This could be the impact if China's affordable EVs were sold in the U.S.

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Tuesday

With his son in one arm, Tesla CEO Elon Musk waves while visiting the Tesla Gigafactory in Germany in March. Ebrahim Noroozi/AP hide caption

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Ebrahim Noroozi/AP

Friday

Monday

What good is an EV if you can't charge it? Here's the plan to build more chargers

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Tuesday

The economic impact of the Baltimore bridge collapse

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Monday

Sea levels in Guyana are rising several times faster than the global average. High tides sometimes spill over the seawall that is meant to protect the coastline. Ryan Kellman/NPR hide caption

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Ryan Kellman/NPR

Saturday

Car imports could slow with Port of Baltimore closures

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Friday

Thursday

Cars exit from the Baltimore Port after the cargo ship Dali ran into and collapsed the Francis Scott Key Bridge in Baltimore, Md., on Tuesday. Two people were pulled alive from the water, two bodies were recovered and four people were presumed dead. The men were working on the bridge at the time of the collision at 1:30 a.m. Kena Betancur/Getty Images hide caption

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Kena Betancur/Getty Images

Tuesday

Cars are visible in a general view from the Baltimore Port after the cargo ship Dali ran into and collapsed the Francis Scott Key Bridge in Baltimore, Md., on Tuesday. The accident has temporarily closed the Port of Baltimore, which handles more vehicles per year than any other U.S. port. Kena Betancur/Getty Images hide caption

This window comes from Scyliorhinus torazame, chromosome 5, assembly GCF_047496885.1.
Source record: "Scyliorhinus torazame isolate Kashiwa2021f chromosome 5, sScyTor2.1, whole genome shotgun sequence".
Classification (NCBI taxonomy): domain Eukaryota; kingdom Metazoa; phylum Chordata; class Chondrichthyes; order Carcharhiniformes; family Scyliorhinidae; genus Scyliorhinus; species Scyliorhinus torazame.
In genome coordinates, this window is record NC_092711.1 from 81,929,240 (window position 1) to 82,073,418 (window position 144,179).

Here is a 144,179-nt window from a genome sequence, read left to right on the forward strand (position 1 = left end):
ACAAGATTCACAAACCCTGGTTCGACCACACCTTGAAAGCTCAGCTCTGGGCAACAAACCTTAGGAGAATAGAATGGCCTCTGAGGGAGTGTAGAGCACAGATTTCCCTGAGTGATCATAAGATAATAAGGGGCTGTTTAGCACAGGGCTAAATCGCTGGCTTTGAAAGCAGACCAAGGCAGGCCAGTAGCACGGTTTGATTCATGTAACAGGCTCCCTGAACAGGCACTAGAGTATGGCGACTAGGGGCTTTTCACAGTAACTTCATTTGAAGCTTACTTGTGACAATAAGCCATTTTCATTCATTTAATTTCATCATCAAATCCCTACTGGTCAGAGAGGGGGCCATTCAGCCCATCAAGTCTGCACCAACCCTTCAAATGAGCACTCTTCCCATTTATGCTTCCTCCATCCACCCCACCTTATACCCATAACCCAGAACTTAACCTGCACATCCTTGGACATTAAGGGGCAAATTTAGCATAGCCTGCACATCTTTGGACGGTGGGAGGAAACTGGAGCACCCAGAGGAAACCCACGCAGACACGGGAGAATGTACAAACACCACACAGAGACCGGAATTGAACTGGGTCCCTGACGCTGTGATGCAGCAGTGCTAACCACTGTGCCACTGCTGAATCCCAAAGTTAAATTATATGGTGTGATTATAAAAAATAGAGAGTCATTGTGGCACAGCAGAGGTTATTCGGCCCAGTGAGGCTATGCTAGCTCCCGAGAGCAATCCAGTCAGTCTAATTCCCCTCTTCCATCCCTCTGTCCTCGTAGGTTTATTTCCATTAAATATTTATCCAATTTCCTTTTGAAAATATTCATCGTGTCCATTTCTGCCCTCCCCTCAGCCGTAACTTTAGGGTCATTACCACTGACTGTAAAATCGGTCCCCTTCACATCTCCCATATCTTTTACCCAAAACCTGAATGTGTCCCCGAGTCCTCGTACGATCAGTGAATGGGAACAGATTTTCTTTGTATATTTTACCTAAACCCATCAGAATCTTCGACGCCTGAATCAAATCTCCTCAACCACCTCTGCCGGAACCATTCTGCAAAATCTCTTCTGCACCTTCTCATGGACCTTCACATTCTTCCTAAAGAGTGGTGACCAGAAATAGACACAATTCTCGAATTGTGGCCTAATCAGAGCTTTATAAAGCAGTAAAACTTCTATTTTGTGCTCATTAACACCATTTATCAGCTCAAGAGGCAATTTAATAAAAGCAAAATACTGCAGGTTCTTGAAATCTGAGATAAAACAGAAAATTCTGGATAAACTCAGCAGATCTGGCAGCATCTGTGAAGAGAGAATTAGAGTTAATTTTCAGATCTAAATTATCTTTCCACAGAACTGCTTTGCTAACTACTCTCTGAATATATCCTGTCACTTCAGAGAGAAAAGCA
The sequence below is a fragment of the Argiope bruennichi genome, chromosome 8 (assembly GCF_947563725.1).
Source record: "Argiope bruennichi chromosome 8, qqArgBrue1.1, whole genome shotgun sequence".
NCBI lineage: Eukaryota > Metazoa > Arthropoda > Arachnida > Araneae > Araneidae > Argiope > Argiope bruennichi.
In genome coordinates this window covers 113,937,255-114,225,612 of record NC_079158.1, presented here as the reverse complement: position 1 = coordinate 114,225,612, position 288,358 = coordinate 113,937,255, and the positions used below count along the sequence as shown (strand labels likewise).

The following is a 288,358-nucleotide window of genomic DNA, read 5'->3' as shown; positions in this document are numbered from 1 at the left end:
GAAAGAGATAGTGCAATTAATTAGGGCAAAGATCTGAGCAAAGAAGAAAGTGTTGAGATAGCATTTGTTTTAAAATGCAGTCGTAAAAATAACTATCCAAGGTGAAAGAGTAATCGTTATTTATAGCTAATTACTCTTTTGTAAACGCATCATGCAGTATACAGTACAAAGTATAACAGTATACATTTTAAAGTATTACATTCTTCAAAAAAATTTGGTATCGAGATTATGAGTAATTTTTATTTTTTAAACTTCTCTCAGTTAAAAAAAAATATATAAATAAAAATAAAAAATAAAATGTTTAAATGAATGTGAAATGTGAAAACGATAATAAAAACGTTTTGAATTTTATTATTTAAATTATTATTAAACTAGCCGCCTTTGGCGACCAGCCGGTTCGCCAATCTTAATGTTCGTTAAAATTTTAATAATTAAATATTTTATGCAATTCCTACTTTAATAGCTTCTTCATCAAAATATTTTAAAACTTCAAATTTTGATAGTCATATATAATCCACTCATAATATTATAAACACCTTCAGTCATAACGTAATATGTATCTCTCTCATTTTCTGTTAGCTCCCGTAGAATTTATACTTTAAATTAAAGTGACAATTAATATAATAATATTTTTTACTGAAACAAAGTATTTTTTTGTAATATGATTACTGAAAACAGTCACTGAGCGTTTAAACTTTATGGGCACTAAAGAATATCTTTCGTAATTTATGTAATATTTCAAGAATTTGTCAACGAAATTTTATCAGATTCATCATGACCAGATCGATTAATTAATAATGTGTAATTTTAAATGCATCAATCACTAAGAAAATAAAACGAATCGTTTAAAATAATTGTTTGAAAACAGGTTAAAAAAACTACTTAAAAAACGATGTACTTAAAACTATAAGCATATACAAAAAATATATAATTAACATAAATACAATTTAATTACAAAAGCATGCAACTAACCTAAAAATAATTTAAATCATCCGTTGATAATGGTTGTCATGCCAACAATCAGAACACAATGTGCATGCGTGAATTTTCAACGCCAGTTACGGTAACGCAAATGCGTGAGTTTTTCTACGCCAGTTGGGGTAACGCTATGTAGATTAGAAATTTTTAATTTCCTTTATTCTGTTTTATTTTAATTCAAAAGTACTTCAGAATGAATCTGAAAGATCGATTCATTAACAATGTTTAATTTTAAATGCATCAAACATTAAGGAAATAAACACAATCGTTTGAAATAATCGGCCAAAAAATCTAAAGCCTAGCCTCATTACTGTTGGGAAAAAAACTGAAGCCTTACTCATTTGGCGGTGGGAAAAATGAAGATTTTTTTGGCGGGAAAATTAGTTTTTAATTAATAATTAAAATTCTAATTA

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Kena Betancur/Getty Images

Sunday

The EPA's new rules point to EVs being the future — but consumers have their doubts

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Thursday

New vehicle emission rules are meant to quicken the change to electric vehicles

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Wednesday

Morning traffic fills the SR2 freeway in Los Angeles, California. The EPA released new rules for vehicle emissions that are expected to cut tailpipe pollution and greenhouse gas emissions, which are fueling climate change. David McNew/Getty Images hide caption

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David McNew/Getty Images

In a boost for EVs, EPA finalizes strict new limits on tailpipe emissions

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Thursday

Photo Illustration by Becky Harlan/NPR

You asked, we answered: Your questions about electric vehicles

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Friday

It's "Vehicle Safety Recalls Week," an initiative by federal regulators to encourage drivers to check if their car has been recalled during the two days a year when clocks in the U.S. change. Jon Cherry/Getty Images hide caption

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Jon Cherry/Getty Images

It's time to move your clocks forward — and to check if your car is being recalled

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Saturday

How well do EVs handle cold weather?

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Friday

Tesla CEO Elon Musk speaks at a conference in Paris on June 16, 2023. Musk's record compensation package as Tesla CEO was recently rejected by a court as excessive, in a decision that pivoted in part on how much sway Musk has over his company. Alain Jocard/AFP via Getty Images hide caption

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Alain Jocard/AFP via Getty Images

Elon Musk is synonymous with Tesla. Is that good or bad for shareholders?